Jordan condemns two former officials over royal “sedition” plot | Middle East news
A Jordanian court has sentenced a former aide to the king and a member of the royal family to 15 years in prison for trying to destabilize the monarchy.
Basem Awadallah, who holds US citizenship and was previously an aide to King Abdullah II, and Sharif Hassan bin Zaid, a member of the royal family, were found guilty of sedition and incitement on Monday.
The court said it confirmed the evidence supporting the charges against the two and that they were determined to harm the monarchy by pushing the former heir to the throne, Prince Hamzah, as a replacement for the king.
The Petra News Agency reported that bin Zaid was sentenced to another year in prison and 1,000 dinars ($1,400) for drug use.
The accusations revealed differences within the ruling Hashemite family, which has been a beacon of stability in a turbulent region in recent years.
Awadallah, the former finance minister who was the driving force behind Jordan’s liberal economic reforms, was accused of inciting the undermining of the political system and committing acts that threaten public security and sow discord.
It is also alleged that the couple sought foreign assistance.
They denied the charges, and Alaa Al-Khasawneh, Sharif’s lawyer, said they would appeal the verdict.
Hamza is a famous personality in Jordan. He is seen as devout and humble, in contact with the common people and resembles his beloved father, the late King Hussein. He has criticized the government in the past, accusing officials of “failed management” after they approved the income tax law in 2018.
In a conflicting account, he is also seen as one of the disgruntled royals who never forgiven King Abdullah for relinquishing the title of crown prince in 2004 and giving him his eldest son.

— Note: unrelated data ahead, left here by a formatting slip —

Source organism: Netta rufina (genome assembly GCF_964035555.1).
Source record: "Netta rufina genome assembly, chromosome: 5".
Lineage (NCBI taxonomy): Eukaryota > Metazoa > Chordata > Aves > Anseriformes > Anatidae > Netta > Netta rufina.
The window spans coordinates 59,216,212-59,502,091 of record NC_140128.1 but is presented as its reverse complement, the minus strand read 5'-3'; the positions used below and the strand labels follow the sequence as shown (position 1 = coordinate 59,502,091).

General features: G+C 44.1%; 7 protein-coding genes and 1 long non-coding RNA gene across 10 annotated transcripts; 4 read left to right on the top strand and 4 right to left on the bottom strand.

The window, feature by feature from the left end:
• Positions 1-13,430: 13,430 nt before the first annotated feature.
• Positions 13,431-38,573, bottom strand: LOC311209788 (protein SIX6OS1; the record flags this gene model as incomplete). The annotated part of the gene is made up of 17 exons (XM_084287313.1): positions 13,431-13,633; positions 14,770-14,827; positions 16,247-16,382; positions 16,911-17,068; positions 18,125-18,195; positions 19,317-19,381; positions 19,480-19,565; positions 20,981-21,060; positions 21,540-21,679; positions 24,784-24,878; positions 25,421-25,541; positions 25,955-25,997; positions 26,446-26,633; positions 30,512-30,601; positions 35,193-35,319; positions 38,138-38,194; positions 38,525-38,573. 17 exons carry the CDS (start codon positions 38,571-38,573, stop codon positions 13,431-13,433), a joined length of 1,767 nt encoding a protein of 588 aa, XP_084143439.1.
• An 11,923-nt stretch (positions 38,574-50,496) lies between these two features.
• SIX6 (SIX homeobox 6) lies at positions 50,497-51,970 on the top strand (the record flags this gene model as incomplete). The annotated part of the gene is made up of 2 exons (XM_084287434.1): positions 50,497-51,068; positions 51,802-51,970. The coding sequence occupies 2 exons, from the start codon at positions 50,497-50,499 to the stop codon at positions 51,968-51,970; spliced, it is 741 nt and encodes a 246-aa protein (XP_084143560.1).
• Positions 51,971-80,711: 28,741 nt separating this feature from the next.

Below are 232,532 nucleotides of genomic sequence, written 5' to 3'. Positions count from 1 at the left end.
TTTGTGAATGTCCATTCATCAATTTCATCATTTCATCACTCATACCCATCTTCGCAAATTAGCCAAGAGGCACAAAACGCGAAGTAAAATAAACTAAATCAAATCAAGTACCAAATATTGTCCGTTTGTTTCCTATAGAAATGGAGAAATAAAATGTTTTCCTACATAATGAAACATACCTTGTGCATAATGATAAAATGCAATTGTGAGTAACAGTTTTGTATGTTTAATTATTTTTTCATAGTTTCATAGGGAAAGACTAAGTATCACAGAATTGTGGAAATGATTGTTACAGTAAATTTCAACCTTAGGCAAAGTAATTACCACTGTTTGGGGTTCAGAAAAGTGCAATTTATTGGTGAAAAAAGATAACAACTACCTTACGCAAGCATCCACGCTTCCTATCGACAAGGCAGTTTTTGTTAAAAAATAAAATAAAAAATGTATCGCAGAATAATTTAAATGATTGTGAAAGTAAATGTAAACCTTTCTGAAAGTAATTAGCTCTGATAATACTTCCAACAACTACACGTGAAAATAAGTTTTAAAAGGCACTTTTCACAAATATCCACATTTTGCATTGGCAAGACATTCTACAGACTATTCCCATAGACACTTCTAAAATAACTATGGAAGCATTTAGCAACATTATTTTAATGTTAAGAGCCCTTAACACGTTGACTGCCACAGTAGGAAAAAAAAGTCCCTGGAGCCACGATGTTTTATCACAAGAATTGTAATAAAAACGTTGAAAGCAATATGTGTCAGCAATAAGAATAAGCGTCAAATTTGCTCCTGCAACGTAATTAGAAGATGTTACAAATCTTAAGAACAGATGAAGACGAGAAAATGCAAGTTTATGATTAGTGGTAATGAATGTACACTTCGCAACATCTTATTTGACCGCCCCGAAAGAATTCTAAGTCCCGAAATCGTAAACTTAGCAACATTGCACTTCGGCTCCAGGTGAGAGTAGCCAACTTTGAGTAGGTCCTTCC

His popularity stems from the relationships he established with the Jordanian tribes, the bedrock of Hashemite rule.
The estranged prince avoided punishment last April after he pledged allegiance to the king, and defused the crisis that led to his house arrest.
In a series of video statements, he said he was silenced for speaking out against corruption and misrule by the ruling regime.
While the former crown prince himself was not on trial, the 13-page indictment said Hamza, 41, was “determined to fulfill his personal ambition to rule, in violation of the constitution and Hashemite mores.”
The military judge, Lt. Col. Mowaffaq Al-Masaeed, announced the verdict after a closed trial that did not exceed six sessions.
Before the verdict was announced, Michael Sullivan, a former federal prosecutor appointed by the US-based Awadallah family, told The Associated Press that the trial was “completely unfair.”
Awadallah said he was beaten, tortured and threatened with ill-treatment in the future “if he did not confess,” Sullivan said.
foreign aid claims
This is the “maximum maximum penalty” for the charges against them, said Faris Braizat, head of the political think tank Namaa for Strategic Intelligence Solutions.
“The issue will depend on other repercussions,” Brizat told Al Jazeera. “I am not sure if there is a legal procedure they can follow with the SSC, but I think the charges they received will bring a lot of satisfaction to the public.”
In the days leading up to the trial, the alleged conspirators sought foreign help to exploit the king’s perceived weakness at a time when he was under pressure from the United States and Saudi Arabia to accept The Trump administration’s plan for the Middle East is now defunct.
Jordan expressed concern that the plan would weaken the king’s historic role as guardian of key Muslim and Christian sites in occupied East Jerusalem and a pillar of Hashemite legitimacy.
Allegations of outside contact center on Awadallah, who holds Jordanian, American and Saudi citizenship, and who once served as the king’s official envoy to Riyadh. He has close relations with Saudi Crown Prince Mohammed bin Salman.
“I’ve never really seen such a number that Jordanians didn’t like so much in the past fifteen or twenty years,” Brizat said, referring to Awadallah. “I think that would raise the question of why such an individual… would do what he did.”